Most people come to know the benefits of physical therapy after rehabilitation from an injury or recovery from surgery. Some even attend therapy on the first day for an initial evaluation without any knowledge of why or even how physical therapy is going to help them, stating honestly, “I don’t know why I’m here, my doctor told me to come.”
Physical therapy is a treatment for disease, injury or deformity. Physical therapists are the movement specialists. This means that we, as therapists, watch the way people move and function in order to predict impairments and observe functional limitations. We evaluate the patient’s tissue flexibility, joint mobility, muscle tone and strength to find the imbalances, which eventually leads to tissue breakdown.
Injuries can occur acutely from trauma injuries or gradually over time from repetitive microtrauma. When asked to perform a specific task, the body will find the path of least resistance in order to accomplish that task. Just as we go to the dentist every six months for cleaning and preventative maintenance, and take our car to the mechanic for an oil change, we should also treat our bodies with the same care. Imagine getting four new tires on your car when the alignment is slightly off. Over time, the more miles driven with repetitive stress causes one tire to abnormally wear, becoming bald on one side. Before you know it, the tire blows out on the freeway without any warning. The human body isn’t much different.
How many times have you heard someone say “I just bent over to tie my shoe and my back went out” or “I reached into the back seat of the car and felt pain/pop in my shoulder”? These are normal movements we perform daily and can be treated and potentially prevented through physical therapy.
Knowledge is power. Education from a movement specialist can help to improve your health by healing injuries and preventing unnecessary tissue breakdown, which leads to pain and injury. It improves quality of life and prevents future injuries by correcting and changing body mechanics during daily functional activities.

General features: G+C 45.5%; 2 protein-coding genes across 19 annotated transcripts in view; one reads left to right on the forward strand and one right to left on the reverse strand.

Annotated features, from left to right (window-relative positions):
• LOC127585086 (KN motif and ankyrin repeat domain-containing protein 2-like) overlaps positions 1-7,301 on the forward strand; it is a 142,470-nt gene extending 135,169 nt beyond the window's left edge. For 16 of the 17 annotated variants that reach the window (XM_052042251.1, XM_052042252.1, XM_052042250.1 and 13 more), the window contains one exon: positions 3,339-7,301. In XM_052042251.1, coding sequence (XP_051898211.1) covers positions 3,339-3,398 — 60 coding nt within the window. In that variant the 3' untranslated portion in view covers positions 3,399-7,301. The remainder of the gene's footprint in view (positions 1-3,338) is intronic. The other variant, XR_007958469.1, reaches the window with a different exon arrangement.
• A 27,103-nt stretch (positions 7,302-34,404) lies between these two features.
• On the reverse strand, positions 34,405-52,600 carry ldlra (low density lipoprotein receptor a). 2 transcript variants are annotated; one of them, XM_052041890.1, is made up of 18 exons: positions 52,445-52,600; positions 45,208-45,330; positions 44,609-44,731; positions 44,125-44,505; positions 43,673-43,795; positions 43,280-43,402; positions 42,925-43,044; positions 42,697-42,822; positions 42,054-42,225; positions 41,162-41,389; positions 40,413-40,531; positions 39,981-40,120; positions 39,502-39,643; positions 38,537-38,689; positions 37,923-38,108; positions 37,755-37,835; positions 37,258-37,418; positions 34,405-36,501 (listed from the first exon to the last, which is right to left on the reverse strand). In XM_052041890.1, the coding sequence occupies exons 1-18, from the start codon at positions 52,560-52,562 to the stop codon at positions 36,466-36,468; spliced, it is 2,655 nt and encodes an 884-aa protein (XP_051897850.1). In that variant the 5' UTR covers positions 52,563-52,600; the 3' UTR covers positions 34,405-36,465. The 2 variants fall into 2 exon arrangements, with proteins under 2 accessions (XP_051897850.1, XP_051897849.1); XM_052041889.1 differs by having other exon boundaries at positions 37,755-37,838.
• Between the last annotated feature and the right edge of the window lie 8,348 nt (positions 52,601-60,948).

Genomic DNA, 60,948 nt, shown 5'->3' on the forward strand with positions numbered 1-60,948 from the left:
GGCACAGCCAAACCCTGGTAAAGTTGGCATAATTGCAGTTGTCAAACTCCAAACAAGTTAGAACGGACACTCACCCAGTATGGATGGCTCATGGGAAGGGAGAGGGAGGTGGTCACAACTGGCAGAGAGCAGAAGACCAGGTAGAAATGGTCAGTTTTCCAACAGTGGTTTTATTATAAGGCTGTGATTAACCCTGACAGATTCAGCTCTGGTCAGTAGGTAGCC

Physical therapy can be beneficial for people of all ages. One example we see in the pediatric population is an increase in overuse or repetitive trauma injuries, representing approximately 50% of all pediatric sport-related injuries. “It is speculated that more than half of these injuries may be preventable with simple approaches” that include, but are not limited to “identification of risk factors for injury, preparticipation physical examinations, proper supervision and education (coaching and medical), sport alterations, training and conditioning programs, and delayed specialization” (Valovich, 2011).
Another example is evident in the middle-aged and elderly population in the occurrence of arthritis. Osteoarthritis is defined by the degeneration of joint cartilage and the underlying bone caused by “wear and tear” of the joint. The changes made over time are irreversible, however, the disease process can be slowed and does not have to result in surgical intervention or joint replacement. Regular exercise improves pain, joint mobility and functional strength. “A balanced diet, and a healthful weight can help you reduce your risk of developing osteoarthritis, especially in the hips and knees, or suffering sports injuries. Exercise helps bone density, improves muscle strength and joint flexibility, and enhances your balance” (Joint Health and Care: Prevention, Symptoms, Diagnosis and Treatment, 2009). If osteoarthritis has progressed and is unrelieved by preventative measures, injections or physical therapy, the next step is arthroscopic surgery or joint replacement. Physical therapy can help pre and post surgical intervention to decrease pain, improve mobility and functional strength, and help the patient to return to full functional level without pain or restrictions.
Physical therapy doesn’t just benefit the young athlete or middle aged/elderly individual suffering from arthritis, it can be helpful for anyone at any age, dealing with any source of pain, disease or deformity. Living with pain is not normal. Pain is your body’s way of letting you know that if you continue doing what you are doing, without making any changes, some serious wear and tear or injury can occur in the future. Do not ignore pain.
Visit your local Foothills Sports Medicine Physical Therapy clinic for an evaluation to address your concerns, find the impairments and correct movement faults to help prevent wear and tear or future injuries.
Joint Health and Care: Prevention, Symptoms, Diagnosis and Treatment. NIH Medline Plus. Spring 2009 Issue: Volume 4 Number 2 Page 14. Retrieved from https://medlineplus.gov/magazine/issues/spring09/articles/spring09pg14.html
Valovich McLeod, T.C., et al. (2011). National Athletic Trainer’s Association Position Statement: Prevention of Pediatric Overuse Injuries. Journal of Athletic Training. Mar-Apr; 46(2): 206-220. Retrieved from http://www.ncbi.nlm.nih.gov/pmc/articles/PMC3070508/
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